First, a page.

Denmark is surrounded by coastline and swimming in the sea is a popular pastime. The seawater temperature around Denmark, from June to August, is between 17˚C (63˚F) and 22˚C (72˚F). In August, this can rise to around 25˚C (77˚F).
There are no restrictions on the amount of currency you are allowed to import or export, but anything over €10,000 (approximately 75,000kr) must be declared. Read more about the regulations at the Danish Tax Authority’s website.
Denmark uses two-pin continental plugs and 220 volt (50Hz) like most other European countries. Visitors from Ireland or the UK will need adaptors for electrical appliances, while those from North America will need a transformer to use 110/125 volt appliances.
112 is Denmark’s emergency number for life-threatening emergencies. Call (+45) 112 to access police, ambulance and fire brigade services.
For police, when it’s not an emergency, call (+45) 114. You can also find contact information on the Danish Police’s website.
In case of injuries or sudden illness, call (+45) 1813 to speak to a nurse or doctor, or to go to a hospital emergency department.
Note: When calling the emergency numbers, remember to speak slowly and distinctly as well as state your telephone number and the address.
Denmark is part of the Schengen agreement, which eliminated border passport control between Schengen countries in Europe. This means you no longer need to stop or show your passport when travelling between Denmark and Germany or Denmark and Sweden. You must still have your passport with you, however, when travelling in Schengen countries as a form of identification.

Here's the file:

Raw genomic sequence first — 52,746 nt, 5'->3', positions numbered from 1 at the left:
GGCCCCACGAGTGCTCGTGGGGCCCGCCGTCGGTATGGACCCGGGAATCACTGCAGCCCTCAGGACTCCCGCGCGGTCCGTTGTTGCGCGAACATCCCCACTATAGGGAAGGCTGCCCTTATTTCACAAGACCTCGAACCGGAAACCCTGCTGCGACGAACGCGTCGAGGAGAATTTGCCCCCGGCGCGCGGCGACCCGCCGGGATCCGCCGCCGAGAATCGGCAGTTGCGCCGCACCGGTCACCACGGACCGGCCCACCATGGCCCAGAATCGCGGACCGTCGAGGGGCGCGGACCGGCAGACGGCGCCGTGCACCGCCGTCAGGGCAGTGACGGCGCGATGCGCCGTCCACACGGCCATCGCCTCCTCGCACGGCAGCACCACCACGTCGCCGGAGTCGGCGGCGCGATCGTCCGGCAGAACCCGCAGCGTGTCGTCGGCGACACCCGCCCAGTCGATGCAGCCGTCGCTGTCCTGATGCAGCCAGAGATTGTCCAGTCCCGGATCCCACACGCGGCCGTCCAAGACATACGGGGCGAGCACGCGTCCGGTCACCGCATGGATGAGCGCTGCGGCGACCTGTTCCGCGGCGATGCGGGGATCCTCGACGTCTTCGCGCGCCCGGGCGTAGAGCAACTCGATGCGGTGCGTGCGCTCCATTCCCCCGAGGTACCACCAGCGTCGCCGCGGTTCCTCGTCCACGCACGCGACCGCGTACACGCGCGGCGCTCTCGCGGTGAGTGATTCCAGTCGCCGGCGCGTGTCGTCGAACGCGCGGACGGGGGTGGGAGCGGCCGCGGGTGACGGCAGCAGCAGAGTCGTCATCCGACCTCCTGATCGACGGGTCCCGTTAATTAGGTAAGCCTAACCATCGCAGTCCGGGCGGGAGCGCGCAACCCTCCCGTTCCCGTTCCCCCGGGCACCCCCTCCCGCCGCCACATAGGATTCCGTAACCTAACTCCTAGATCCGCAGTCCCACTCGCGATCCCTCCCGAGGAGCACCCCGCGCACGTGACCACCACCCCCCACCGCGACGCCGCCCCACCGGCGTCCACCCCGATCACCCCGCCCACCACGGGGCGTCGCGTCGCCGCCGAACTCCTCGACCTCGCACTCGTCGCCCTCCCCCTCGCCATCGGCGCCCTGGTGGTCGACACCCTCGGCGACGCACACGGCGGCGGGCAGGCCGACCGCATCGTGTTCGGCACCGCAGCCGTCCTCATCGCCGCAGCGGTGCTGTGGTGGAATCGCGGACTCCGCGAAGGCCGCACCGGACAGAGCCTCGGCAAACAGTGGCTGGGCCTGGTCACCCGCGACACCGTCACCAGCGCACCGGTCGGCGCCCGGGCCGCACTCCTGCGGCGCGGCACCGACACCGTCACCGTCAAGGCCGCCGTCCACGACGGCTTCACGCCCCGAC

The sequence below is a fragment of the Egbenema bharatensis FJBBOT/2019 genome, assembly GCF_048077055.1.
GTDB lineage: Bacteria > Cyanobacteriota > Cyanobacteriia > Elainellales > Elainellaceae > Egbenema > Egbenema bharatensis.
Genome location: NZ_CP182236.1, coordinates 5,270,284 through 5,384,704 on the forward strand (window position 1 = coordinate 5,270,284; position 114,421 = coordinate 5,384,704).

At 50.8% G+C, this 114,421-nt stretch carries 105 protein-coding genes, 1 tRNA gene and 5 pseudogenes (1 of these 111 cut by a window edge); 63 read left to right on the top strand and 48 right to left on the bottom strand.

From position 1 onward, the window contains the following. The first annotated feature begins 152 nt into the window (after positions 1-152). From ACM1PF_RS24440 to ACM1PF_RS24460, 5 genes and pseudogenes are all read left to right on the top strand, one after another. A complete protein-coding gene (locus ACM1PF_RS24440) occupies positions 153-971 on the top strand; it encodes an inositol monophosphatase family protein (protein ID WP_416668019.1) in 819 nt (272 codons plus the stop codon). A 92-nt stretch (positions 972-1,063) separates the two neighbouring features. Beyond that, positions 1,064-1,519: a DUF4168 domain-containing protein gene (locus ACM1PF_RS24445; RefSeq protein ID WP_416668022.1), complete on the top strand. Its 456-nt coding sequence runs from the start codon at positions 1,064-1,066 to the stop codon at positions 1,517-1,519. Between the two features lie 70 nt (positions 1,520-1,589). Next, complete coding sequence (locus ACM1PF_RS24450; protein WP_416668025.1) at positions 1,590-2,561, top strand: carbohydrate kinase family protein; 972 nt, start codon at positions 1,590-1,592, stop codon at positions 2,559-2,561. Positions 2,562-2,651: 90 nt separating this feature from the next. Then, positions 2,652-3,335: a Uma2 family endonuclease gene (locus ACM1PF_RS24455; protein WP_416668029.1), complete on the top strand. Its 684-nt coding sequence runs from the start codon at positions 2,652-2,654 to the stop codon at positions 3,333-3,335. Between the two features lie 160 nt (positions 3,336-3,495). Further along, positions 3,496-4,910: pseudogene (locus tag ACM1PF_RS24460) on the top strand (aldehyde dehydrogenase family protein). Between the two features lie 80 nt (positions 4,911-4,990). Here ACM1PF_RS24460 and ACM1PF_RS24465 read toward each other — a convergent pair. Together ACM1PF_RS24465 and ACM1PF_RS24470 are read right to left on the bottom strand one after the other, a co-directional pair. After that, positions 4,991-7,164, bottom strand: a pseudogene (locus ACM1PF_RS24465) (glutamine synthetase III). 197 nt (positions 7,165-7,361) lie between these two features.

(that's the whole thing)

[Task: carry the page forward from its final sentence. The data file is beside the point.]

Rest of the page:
Following Brexit, UK citizens can travel to any country in the Schengen area, including Denmark, for up to 90 days in any 180-day period without a visa.
Border openings post-corona are subject to change. You can find out about entry requirements in place on our Safe Travel in Denmark page.
Most Danes have internet at home and/or mobile internet, so internet cafés are not that prevalent in Denmark. It’s very easy, however, to access the free wireless network that covers the country via hotels, cafés, libraries and other places such as trains and some buses. Pre-paid mobile internet services are available from certain telecommunication companies.
Here is a guide to Internet use in Denmark for the visitor.
Danish people tend to have a very good level of English and it is easy to get around the country, even if you don’t speak Danish. You will find that Danes are happy to stop and help you in English. Foreign language films are always shown in the original version with Danish subtitles, both in cinemas and on television.
Licensed taxis are readily available all over Denmark. It’s possible to hail them on the street, if the taxi light on their roof is on. You can also pick one up at the many taxi ranks in cities and towns, or by booking one in advance. Booking a taxi in advance will be slightly more expensive than hailing one. Like to book a taxi in Denmark ahead of time? Search taxi companies in Denmark here.
How it works
Tipping is always included in the fare. If you have big luggage that needs to go on an outside rack, you will be charged extra. Most taxi drivers speak English and all will give you a receipt at the end of your ride. Drivers are required to display their licence number and rate cards. Payment can be made with cash or with credit card.
Service charges are included in hotel, restaurant and taxi bills. If you feel you’ve received great service however, feel free to tip. How much you tip is entirely up to you, and there is no set etiquette for this in Denmark.
Get deeper into MICE in Denmark to nail it at your next event.